AM: It’s 32 years of racing! There’s so many different ones…

Maybe if you could pick one of your Le Mans wins, perhaps? 

AM: I don’t think that I could pick one because all three of them are special for very different reasons. All in all, they were very different. But after you win Le Mans the first time, you want to win it again. No question. But then when in 2012 there was a world championship which was something that I had not had the opportunity to really go for since 1985 in karting – there wasn’t one available for the categories I was racing in except for Formula One and I wasn’t going to win that in a Toyota. With that, I have to say, 2013, winning the world championship, and the race in Austin being probably the key defining one because that was really when it took the momentum completely in our direction. It was one of the best executed races that we had in terms of delivery of everything was brilliant by every member of the team on our side of the garage, and I have to say that was one I was very proud of, the championship, because it was something that I’d never had as a trophy on the mantelpiece.

Looking forward to your plans for retirement, would you consider doing some one off races?

AM: In terms of the racing side of it, I’ve stepped back completely out of the total commitment racing programmes. I’m sure at some point I’ll do something. I still enjoy driving and I still enjoy things but it would be for the enjoyment and the passion of it as opposed to necessarily the requirement to do it without any compromises. Although I do know that if I go into something I do it like that anyway, I struggle to do it half-heartedly to be honest with you so I’d probably have to temper myself a little bit. But certainly within the Audi programme I felt that this was the right time to hand it over to the next guy and he can get his opportunity for one thing, which is important. Also the other thing is going to the new regulations and new programme with a clear view of what the team are going to do in the future. From my point of view, I’ll still have quite an involvement with Audi, that’s going to be on the marketing side as well as the sporting side, so I’ll still be pretty busy there.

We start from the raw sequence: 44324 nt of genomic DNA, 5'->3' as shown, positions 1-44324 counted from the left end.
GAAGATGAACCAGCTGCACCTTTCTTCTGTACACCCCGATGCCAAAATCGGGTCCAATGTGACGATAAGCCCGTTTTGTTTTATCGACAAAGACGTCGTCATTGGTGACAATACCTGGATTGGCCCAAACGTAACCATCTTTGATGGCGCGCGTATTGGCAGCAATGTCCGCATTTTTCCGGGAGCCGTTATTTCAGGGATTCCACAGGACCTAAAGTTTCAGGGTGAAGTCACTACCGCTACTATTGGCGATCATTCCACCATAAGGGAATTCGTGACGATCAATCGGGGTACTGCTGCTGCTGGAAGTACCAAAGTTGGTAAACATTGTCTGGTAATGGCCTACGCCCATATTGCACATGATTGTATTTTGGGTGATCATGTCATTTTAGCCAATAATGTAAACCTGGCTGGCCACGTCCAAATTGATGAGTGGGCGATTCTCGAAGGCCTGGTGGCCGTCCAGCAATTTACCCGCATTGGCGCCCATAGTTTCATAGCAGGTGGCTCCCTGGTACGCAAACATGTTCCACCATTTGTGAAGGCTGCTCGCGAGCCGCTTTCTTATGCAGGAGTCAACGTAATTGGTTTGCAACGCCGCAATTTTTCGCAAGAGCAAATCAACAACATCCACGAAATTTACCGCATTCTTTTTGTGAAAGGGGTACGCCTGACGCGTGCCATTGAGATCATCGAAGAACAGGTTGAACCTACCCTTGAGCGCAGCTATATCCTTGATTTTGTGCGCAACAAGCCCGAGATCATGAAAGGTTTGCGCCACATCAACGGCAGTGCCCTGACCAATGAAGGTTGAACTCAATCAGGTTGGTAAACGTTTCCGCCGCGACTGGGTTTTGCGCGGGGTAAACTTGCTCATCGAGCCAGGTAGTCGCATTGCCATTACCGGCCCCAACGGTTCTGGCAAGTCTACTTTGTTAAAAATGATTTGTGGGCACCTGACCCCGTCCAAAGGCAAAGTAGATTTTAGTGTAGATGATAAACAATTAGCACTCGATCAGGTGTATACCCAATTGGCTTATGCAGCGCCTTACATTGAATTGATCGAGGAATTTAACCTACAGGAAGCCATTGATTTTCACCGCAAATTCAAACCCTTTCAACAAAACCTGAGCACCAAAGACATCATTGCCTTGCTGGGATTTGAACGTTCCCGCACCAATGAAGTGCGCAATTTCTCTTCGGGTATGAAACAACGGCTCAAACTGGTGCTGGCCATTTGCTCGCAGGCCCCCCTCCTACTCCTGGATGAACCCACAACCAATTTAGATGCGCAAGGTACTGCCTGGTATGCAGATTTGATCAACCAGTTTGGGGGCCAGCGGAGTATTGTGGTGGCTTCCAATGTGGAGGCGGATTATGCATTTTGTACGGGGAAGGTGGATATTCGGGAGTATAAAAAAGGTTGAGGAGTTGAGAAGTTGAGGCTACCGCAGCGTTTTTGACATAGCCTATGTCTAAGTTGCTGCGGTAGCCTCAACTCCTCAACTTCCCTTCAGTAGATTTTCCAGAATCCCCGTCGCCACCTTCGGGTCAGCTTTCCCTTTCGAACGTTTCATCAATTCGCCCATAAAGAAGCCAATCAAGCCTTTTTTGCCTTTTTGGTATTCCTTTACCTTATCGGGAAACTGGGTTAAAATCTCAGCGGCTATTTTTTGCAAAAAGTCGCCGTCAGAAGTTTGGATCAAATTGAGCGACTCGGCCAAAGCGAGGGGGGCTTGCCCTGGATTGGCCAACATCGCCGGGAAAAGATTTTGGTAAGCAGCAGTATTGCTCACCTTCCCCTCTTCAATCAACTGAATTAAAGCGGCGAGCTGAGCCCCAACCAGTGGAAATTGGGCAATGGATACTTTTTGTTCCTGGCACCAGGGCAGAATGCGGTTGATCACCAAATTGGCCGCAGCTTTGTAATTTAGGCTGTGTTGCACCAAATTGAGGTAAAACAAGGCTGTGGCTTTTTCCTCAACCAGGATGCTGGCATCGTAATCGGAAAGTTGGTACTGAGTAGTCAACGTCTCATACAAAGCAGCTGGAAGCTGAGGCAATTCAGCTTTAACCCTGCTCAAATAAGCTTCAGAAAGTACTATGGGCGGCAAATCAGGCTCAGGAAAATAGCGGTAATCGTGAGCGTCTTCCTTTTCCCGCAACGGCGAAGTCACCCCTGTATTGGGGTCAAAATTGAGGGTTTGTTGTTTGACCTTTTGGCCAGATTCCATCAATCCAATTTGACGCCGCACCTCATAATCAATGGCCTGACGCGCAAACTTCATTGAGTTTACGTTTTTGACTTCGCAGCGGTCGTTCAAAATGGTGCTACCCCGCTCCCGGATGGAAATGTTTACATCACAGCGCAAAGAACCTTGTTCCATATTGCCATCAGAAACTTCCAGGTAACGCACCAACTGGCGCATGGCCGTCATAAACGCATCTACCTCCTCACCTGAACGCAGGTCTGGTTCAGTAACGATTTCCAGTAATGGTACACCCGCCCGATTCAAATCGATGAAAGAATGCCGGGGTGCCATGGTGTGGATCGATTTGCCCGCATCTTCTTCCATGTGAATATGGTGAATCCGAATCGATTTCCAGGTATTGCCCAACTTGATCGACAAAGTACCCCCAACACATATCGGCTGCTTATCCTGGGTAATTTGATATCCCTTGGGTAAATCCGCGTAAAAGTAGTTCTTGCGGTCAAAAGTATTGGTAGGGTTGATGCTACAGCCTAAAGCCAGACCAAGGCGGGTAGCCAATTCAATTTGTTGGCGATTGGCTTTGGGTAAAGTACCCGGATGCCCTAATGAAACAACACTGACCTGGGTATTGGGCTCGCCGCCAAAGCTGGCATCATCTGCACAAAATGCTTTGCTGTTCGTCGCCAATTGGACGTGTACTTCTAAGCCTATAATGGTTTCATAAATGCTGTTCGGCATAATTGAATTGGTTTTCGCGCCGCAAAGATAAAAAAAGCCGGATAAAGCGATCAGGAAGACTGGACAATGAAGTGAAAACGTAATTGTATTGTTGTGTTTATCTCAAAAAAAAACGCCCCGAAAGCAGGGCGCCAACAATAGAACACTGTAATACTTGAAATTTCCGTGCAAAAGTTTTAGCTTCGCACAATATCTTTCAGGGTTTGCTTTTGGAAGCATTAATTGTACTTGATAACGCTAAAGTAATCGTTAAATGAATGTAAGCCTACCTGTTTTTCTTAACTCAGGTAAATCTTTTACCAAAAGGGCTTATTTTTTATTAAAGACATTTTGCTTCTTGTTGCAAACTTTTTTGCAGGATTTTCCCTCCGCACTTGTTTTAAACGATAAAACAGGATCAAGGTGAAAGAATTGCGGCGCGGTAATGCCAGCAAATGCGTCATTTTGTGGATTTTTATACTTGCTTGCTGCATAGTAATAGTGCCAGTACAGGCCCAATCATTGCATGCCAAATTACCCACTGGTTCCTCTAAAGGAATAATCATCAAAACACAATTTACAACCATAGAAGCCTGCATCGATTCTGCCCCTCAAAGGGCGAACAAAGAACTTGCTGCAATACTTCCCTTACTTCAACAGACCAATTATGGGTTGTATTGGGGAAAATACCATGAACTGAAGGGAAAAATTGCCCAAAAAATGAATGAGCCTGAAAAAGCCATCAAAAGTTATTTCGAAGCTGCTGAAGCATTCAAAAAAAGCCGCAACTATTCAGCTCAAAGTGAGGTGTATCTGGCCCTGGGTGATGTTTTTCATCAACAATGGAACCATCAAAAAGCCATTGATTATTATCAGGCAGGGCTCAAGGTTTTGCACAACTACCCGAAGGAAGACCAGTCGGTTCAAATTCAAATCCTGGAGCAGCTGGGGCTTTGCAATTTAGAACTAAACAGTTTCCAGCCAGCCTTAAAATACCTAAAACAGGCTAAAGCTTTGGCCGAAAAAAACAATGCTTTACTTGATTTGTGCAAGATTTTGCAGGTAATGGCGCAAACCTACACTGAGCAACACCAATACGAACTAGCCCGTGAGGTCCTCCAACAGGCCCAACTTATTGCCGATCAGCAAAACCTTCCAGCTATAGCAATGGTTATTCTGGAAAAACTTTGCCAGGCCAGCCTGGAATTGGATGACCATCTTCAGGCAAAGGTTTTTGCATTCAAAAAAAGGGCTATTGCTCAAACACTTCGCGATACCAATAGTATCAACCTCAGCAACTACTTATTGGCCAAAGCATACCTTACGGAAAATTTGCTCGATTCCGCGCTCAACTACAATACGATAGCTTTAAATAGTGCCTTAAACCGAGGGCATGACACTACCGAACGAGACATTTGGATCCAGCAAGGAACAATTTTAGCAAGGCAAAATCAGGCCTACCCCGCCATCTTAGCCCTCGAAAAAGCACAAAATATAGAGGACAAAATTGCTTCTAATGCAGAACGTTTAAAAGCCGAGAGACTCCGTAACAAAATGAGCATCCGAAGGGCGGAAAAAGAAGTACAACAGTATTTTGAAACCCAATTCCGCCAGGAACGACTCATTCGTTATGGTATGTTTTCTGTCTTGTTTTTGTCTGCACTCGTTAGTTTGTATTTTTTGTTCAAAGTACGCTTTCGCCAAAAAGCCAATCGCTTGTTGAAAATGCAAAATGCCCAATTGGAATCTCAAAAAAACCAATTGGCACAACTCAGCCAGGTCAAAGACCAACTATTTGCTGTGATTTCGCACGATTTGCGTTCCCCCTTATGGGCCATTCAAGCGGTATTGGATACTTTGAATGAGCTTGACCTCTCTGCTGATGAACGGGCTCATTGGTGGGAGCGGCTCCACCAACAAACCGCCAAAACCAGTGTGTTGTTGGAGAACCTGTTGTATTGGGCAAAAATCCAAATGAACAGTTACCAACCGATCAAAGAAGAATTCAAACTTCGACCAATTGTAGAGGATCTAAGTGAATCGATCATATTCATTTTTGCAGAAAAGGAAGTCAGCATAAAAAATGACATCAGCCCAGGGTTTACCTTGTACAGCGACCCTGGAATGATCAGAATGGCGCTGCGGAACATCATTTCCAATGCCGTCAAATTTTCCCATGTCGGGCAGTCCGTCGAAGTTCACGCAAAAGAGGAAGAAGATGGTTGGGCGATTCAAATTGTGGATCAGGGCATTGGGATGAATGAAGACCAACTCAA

Clauson’s “Chasing 200 Tour” now in a race to register 200 new donors

INDIANAPOLIS, IN - MAY 20:  Bryan Clauson driver of the #39 Sarah Fisher Hartman/ Curb Agajanian car waits to take to the track for the Indinapolis 500 qualifying at Indianapolis Motor Speedway on May 20, 2012 in Indianapolis, Indiana.  (Photo by Andy Lyons/Getty Images)
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Wednesday will be the day that the late Bryan Clauson’s life will be celebrated at Kokomo Speedway in Kokomo, Ind., the Noblesville, Ind. driver’s adopted home track.

Late Tuesday night, the Clauson family announced that Bryan’s pursuit of competing in 200 races this year – “The Chasing 200 Tour: Circular Insanity,” will continue on.

Clauson, who was revealed as a registered organ and tissue donor after his passing (an important element of what made him such a special person), helped to save five lives and heal dozens more.

But now, that race will continue, with the goal of registering 200 organ and tissue donors in Bryan’s memory, announced tonight.

“This has been such a bittersweet moment for our family,” said Tim Clauson, father of Bryan Clauson.

“We miss our son terribly. However, what has kept us going is the outpouring of support from the community and Bryan’s decision to be an organ donor. We have always been proud of him for the generous person he was. Being a donor saves lives and gives us hope to see Bryan continue to live on in the lives he has helped.”

Here’s the full release, via the Clauson website.

Countless BC Forever tributes took place this past weekend at both Bristol Motor Speedway in NASCAR and Pocono Raceway in IndyCar. Ricky Stenhouse Jr., one of Clauson’s closest friends, finished second in the NASCAR Sprint Cup Series race on Sunday. His emotional interview is below.

Sprint car shocker: Steve ‘The King’ Kinser announces retirement

The legendary Steve "The King" Kinser announced his retirement from Sprint car racing Monday night.
(Official Twitter page of Knoxville Raceway)
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Sprint car fans knew it was eventually coming, but the timing of it still likely surprised many when legendary driver Steve “The King” Kinser announced Monday night that he was retiring.

What will likely be the last race of Kinser’s storied career came at Lebanon Valley Speedway in West Lebanon, New York, where he finished sixth in the main event.

In the following video, Kinser not only shocked the fans in attendance, but also clearly caught track public address announcer John Stanley completely off-guard with his revelation.